In honour of the Toronto Film Festival (which is where I’m basically living for the next week, having been hired to moderate post-film Q&A sessions), here’s a cool article by Ebert on his preferred method of cinematographic self-education: get a bunch of people together, put on a film, and whenever anyone notices something of note, have them yell STOP! Reverse the film, watch the relevant moment, and talk about it. With the right crowd, this would be awesome!
One thing I quickly discovered was that even much smaller audiences can contain someone who can answer any question. In “The Third Man,” if a character spoke German, there would be a German speaker. If a scene required medical knowledge, there would be a doctor. A Japanese film at Boulder turned up Japanese speakers, experts on the society, students of the director. There would be somebody who could tell you what a Ford truck could and couldn’t do. Or a rabbi, a physicist, an artist, a musician.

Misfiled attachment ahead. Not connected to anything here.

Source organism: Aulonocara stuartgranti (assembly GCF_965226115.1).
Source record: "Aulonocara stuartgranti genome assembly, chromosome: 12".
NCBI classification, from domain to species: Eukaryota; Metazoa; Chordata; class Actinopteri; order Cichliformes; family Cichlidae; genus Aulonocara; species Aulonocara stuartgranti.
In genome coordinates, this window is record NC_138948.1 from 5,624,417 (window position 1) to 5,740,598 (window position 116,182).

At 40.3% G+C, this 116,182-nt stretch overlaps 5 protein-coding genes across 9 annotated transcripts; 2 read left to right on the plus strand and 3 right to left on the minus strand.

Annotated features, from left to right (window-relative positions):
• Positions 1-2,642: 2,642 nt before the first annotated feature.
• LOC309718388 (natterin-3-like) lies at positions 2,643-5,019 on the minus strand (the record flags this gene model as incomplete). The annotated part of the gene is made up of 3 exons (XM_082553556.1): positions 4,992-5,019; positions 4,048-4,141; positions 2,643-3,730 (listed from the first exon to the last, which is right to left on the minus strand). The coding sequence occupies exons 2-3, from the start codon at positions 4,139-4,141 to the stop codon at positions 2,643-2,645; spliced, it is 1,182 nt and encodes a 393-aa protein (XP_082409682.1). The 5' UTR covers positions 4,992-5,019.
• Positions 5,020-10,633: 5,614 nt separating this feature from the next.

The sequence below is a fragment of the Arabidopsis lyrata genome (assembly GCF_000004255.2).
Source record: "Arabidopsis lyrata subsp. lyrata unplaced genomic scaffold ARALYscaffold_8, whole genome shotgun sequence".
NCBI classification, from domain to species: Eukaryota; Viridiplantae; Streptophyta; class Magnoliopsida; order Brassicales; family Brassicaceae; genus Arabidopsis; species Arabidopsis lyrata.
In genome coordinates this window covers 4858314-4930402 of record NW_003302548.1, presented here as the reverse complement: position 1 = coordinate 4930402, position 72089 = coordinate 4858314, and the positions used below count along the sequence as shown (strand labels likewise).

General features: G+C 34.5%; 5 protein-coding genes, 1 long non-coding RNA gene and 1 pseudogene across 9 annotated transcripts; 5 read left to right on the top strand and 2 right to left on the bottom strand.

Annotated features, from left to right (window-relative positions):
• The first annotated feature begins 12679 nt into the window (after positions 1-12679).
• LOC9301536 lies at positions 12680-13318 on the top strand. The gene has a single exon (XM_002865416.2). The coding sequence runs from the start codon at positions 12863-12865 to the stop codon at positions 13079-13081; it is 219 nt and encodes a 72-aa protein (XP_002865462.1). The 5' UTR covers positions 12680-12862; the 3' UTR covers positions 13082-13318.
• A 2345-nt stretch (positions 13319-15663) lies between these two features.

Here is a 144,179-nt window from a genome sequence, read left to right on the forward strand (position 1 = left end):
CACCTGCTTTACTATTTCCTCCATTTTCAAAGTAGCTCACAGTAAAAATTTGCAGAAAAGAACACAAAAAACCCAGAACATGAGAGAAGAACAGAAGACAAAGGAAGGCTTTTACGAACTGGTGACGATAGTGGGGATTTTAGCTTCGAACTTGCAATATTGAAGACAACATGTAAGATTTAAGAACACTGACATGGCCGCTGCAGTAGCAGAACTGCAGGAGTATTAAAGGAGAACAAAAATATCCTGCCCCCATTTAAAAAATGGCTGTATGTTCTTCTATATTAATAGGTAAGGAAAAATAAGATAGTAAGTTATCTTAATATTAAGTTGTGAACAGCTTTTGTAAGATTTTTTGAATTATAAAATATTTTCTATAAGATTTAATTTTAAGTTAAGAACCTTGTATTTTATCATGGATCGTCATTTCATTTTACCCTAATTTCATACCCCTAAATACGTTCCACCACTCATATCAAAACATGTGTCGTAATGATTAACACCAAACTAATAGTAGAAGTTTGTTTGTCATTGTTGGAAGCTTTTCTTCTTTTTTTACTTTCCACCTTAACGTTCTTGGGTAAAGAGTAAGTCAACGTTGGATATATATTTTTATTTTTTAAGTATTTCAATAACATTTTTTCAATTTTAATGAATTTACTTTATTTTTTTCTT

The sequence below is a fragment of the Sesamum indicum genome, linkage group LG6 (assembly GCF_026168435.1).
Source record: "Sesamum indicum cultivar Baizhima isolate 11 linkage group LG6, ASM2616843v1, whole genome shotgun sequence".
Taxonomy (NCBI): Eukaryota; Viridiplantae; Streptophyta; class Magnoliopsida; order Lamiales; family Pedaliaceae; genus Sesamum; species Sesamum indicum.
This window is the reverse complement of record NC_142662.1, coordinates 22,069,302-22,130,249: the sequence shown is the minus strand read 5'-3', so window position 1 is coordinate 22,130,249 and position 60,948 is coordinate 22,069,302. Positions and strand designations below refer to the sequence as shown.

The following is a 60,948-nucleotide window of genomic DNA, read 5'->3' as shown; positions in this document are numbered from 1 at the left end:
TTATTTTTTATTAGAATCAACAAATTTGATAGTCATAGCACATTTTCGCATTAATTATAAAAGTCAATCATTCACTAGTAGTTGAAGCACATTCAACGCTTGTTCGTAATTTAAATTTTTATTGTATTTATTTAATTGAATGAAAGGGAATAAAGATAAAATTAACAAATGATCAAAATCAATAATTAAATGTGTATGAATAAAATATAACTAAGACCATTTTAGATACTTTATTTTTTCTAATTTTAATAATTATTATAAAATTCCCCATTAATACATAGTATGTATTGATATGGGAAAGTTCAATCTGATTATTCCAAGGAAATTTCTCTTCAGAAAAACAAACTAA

Basically you make a live wiki DVD commentary. Now I wanna host one.
Oh, also in this article- a really dense paragraph about the “rules” of cinematography, which is great and worth reading if you have any interests relating to “putting things in places”, be that for film, on paper, or even feng shui.